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Risk or Uncertainty: Which Is Better to Face? "Risk" may not be the best concept for you to consider -- instead, you might consider a similar, yet distinct idea: uncertainty.

Edited by Dan Bova

Many successful entrepreneurs recognize the importance of taking risks to build a successful business. And, on a couple of levels, that makes sense: If you choose a risky business model when no one else does, you'll face less competition. And, if you fail, you can always try again.

Related: Why 'Big Risk, Big Reward' Is a Myth

On top of that, higher financial risks often come with higher rewards, meaning that a successful attempt at a risk is met with a higher payoff.

Still, though, it's important to understand that "risk" may not be the best concept for prospective entrepreneurs to consider -- instead, it might be better to consider a similar, yet distinct idea: uncertainty.

Risk vs. uncertainty

If you're using the terms loosely, you might conflate the ideas of "risk" and "uncertainty" -- since both relate to an engagement with an unknown potential outcome. But, as described in a nearly century-old book, Risk, Uncertainty, and Profit, by economist Frank Knight, risk and uncertainty are distinct, and it's important to understand why.

Related: 'Risk It All and Risk It Often' According to This Veteran Entrepreneur

"Risk" refers to a known distribution of probabilities. For example, if you roll a six-sided die, you know that your result of getting any single number within that range is approximately 1/6. If you roll three dice, you can calculate the specific odds that you'll get the same number, say, "5," on each of the faces (1/216). Rolling those dice will be a risk because you'll know what your chances of being successful are.

"Uncertainty" also refers to a distribution of probabilities; but with uncertainty, the distribution is what's unknown. Using the dice example, this will be akin to volunteering to roll an unknown number of dice, with an attempt to get three 5s showing by the end of the roll. If you start with 100 dice, this is highly likely to happen; but if you start with one or two, it's impossible. Signing up for this bet wouldn't be a risk -- it would be an example of uncertainty in action.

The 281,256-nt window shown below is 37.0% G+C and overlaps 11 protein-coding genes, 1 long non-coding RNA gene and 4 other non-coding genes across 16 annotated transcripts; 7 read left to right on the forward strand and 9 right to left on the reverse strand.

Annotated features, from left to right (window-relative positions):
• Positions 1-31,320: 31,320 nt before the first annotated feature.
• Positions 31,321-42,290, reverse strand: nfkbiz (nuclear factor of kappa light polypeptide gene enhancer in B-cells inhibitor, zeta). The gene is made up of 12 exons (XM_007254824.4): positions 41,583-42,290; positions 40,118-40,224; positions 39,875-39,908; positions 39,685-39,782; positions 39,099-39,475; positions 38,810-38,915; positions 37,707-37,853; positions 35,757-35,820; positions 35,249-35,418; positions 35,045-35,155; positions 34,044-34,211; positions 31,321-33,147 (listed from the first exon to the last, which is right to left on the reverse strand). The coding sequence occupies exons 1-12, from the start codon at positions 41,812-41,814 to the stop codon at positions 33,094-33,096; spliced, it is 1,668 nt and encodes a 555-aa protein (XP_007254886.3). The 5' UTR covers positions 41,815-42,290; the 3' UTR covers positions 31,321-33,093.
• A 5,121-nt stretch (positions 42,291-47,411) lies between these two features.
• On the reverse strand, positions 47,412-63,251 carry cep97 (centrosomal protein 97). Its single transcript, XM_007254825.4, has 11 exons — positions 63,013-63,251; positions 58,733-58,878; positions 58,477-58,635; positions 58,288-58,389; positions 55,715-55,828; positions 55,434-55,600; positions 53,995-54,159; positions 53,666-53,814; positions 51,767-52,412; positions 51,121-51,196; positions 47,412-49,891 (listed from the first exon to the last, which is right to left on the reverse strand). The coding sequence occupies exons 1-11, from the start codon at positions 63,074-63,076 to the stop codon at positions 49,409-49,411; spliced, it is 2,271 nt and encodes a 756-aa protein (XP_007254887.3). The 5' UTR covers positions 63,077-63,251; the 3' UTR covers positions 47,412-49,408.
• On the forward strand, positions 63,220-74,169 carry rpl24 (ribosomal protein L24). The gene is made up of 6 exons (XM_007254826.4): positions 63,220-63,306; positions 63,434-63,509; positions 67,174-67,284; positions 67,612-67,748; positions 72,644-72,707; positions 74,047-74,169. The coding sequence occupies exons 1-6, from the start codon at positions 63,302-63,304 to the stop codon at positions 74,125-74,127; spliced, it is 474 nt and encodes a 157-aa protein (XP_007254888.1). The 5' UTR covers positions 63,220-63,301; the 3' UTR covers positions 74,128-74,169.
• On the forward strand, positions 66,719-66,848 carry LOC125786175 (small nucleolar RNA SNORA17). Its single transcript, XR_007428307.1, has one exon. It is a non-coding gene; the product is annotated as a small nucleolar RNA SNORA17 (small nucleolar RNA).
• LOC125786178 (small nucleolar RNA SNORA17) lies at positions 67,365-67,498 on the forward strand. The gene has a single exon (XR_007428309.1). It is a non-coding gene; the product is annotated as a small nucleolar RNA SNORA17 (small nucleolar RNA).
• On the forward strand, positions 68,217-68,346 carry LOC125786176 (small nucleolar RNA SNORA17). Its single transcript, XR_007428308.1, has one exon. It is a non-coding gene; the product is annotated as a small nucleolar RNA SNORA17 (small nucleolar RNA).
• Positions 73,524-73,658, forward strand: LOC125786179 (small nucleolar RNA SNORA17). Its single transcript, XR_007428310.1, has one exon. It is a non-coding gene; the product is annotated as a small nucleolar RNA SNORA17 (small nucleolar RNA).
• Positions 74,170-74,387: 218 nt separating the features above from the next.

Business applications

There are many types of risks in business, but most of them share a common architecture. For example, you might debate whether to start a new business in a previously existing category by understanding the success rates of similar businesses, and calculating customer demand in your target area.

But, for a business to be an uncertain move, it has to create a new category, or else move into a niche with so many unknown variables that its risk can't be calculated in any objective way. In the world of marketing, you might think of the difference as targeting keywords that already have a high search volume versus targeting new subjects and phrases you think your target audience would employ.

Why risk is inferior

I began this article by suggesting that risk was inferior to uncertainty, but what makes this the case?

If you know it, they know it. As an entrepreneur, you're going to be dealing with other entrepreneurs who are more experienced, smarter and wealthier than you are. If it occurs to you to calculate a potential risk, chances are, they've already thought of it and calculated it more accurately. Think of this as mutual knowledge; you both know the objective probability associated with a risk, and are likely unwilling to pay more than its "true" value. Accordingly, you have no real advantage in a risk-based scenario.

Uncertainty has more possibilities. Uncertainty, because it deals purely with true unknowns, simply has more possibilities. Uncertain actions, rather than risky ones, tend to be more innovative and original, opening up entire new categories rather than capitalizing on what's already there.

Risk isn't as calculable as we think. It's important to understand that risk isn't nearly as calculable as we think it is. We tend to overestimate our ability to assess risk, due to a well-established cognitive bias known as the overconfidence effect. Uncertainty embraces the unknown, rather than placing too many bets on a risk-based model that is likely to be inaccurate.

Uncertainty has less competition. Finally, consider the real "fear" factor in probabilities: the unknown. Many people are willing to take risks, but not many people are willing to take on the unknown. That means there's going to be less competition for you when you venture into a realm of uncertainty, and more if you try to take a calculated risk.

The more you know about a situation, the better, but some of the most successful entrepreneurs are ones with less shared information to begin with. Speculating on unknown variables, whether they occur in the context of a new, innovative category, or a peculiarity of your target market that can't be pinned down, has massive potential for success.

Related: How to Take the Right Risks

At the very least, you'll have fewer competitors to worry about in the meantime.

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